But all charge with 60W, may be more. I suggest you replace those which do not work with generic power delivery rated cables. Plenty available everywhere and are not expensive.
Now, finding USB-C cable, which can both do high Power Delivery AND have fast data throughput is bit of challenge and will not be cheap. Only three cables from my collection can do everything - one is Apple and the other two came with USB-C docking stations. I had to label all my USB-C cables with their tested performance.
 

iMacDragon

macrumors 68000
Oct 18, 2008
1,858
349
UK
to charge at 100w usb c cable needs an extra e-mark chip to confirm to devices that the cable is certified for high wattage, otherwise they're limited to 60w.
 

cynics

macrumors G4
Jan 8, 2012
11,554
1,873
I thought the point of switching to a usb c only laptop would be compatibility but apparently not. My laptop will charge just fine with the supplied cable but nothing else. The usb c cable I charge my gopro with? Nope, it'll just say "not charging" and nothing happens. The usb c cable I use to charge my ninendo switch controller? Nope, it'll just say "not charging" and nothing happens. The usb c cable I use to charge my wifes Galaxy S20 phone? Nope, just says "not charging".

I can understand if it takes more time to charge overnight but I can literally leave it sit there overnight in clamshell mode using no power and it still won't charge unless I'm using the crazy expensive apple charger. What is this?
Keep in mind that USB C is the connector/port. USB cables need to be purchased based on your requirements. A maxed out MBP can use more than 100w under a heavy load causing the battery to drop while its plugged in and charging. So a USB 3.1 spec cable for a GoPro to support its 5 watts of charging is not even remotely close...

Things to know..

PD (Power Delivery, specifically 100w in your case) and TB3 (Thunderbolt 3) aren't requirements for the USB C specification so you'll find USB C cables that don't have those features. If you need either of those functions you'll need to specifically look for it when buying, those cables are heavier duty and typically backwards compatible with your other USB C devices.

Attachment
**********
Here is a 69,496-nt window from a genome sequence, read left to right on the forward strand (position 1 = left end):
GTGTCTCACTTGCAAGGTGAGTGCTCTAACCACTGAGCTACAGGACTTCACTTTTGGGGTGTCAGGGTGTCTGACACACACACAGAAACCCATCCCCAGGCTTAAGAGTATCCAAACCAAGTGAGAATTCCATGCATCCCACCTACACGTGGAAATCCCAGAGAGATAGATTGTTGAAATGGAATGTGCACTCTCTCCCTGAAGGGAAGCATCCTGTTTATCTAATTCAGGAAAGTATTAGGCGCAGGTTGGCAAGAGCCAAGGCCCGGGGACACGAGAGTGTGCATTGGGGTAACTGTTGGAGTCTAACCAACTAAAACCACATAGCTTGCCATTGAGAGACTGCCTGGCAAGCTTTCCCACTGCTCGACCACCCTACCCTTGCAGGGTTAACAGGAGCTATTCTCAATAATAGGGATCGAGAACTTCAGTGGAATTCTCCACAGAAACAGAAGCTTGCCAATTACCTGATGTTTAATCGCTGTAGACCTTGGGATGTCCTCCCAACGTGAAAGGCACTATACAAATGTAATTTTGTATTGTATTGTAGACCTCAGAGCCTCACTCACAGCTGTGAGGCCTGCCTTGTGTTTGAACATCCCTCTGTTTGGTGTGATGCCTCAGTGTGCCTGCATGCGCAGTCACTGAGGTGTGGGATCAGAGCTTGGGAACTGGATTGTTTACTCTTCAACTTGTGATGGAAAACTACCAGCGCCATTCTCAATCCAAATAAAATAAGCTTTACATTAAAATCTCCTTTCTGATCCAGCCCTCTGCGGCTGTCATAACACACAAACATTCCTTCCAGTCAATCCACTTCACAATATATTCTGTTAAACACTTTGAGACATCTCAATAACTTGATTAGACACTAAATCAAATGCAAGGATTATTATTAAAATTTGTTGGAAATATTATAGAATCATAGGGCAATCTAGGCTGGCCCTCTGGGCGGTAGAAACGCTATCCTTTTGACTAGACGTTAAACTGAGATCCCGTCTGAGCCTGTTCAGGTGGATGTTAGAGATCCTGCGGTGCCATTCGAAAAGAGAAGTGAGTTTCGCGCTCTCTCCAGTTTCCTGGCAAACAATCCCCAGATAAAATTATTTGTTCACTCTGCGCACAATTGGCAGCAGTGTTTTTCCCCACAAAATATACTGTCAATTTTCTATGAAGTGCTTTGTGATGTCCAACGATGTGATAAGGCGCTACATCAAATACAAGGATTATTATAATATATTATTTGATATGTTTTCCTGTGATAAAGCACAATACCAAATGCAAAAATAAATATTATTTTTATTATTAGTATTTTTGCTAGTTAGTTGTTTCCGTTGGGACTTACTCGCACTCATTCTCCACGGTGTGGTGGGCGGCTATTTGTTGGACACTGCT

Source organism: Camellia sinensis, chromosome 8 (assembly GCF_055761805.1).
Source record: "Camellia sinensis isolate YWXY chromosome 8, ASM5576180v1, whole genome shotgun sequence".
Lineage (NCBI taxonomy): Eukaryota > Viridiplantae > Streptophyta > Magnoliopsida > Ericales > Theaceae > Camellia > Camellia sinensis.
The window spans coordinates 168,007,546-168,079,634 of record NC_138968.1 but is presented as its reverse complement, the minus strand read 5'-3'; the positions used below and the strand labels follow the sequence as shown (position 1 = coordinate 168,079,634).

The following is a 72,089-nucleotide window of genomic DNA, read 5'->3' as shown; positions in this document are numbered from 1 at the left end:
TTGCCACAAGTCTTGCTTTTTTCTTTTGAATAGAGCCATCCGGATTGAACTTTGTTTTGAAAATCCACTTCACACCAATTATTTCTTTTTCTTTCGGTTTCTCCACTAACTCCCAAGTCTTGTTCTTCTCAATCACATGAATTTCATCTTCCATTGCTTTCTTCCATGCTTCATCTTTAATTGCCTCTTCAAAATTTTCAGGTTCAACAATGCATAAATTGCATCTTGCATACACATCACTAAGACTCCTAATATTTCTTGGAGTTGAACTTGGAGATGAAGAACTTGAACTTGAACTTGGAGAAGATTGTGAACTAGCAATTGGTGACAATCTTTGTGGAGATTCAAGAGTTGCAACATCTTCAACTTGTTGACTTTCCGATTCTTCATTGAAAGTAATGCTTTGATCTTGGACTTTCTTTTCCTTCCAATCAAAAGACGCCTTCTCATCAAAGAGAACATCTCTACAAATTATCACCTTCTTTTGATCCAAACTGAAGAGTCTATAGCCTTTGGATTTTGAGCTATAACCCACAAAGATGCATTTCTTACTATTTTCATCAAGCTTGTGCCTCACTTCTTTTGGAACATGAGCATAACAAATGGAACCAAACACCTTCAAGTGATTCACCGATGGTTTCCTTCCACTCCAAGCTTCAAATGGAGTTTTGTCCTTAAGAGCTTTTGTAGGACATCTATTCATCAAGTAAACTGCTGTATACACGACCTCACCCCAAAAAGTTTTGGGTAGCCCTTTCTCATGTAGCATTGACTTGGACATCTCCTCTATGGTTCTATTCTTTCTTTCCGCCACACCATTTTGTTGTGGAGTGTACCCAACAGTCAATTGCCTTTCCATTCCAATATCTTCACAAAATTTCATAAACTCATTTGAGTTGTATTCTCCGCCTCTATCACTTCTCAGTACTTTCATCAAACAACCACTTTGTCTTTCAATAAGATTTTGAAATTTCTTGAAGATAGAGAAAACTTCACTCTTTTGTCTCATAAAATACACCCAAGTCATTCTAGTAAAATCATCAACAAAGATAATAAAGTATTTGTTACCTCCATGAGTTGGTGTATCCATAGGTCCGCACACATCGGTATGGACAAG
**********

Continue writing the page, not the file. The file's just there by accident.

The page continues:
Thunderbolt 3 has a higher bandwidth so for example if you are ever in the market for USB-C to HDMI look for a TB3 with HDMI 2.0 spec cable and you'll be set for 4k60hz 10bit HDR video.

USB C hubs =/= Thunderbolt 3 hubs. Eventually you might want a USB-C hub for HDMI, ethernet, USB-A, sd card, etc just know that a USB-C hub has a lower bandwidth than TB3 and there might be compromises in the ports specs so that bandwidth can't be exceeded (ex PD 60watt, USB 2.0, 10/100 baset ethernet, 4k30fps max HDMI, etc). Thunderbolt 3 hubs don't typically have an issue but they are very expensive so picking out the correct USB-C for your requirements might be a better choice.
 

simonmet

macrumors 68020
Sep 9, 2012
2,483
3,310
Sydney
I had to label all my USB-C cables with their tested performance.
OP is right to wonder if this is the one-port Nirvana we were all sold!

I guess if you have the right cable(s), it can be. But it isn’t as easy as it was initially made out.
 
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4sallypat

macrumors 6502a
Sep 16, 2016
627
628
So Calif
I have not had any issue charging my new 16" MBP from any other charger - I have used:
  • 29W Apple USB C from my 12" rMB
  • 30W & 60W Chromebook USB-C chargers
  • 61W Apple USB C from my 13" MBP
  • 90W Nekteck Amazon special USB charger
When I travel, I prefer to use the 29W due to the small size of the charger and lighter weight....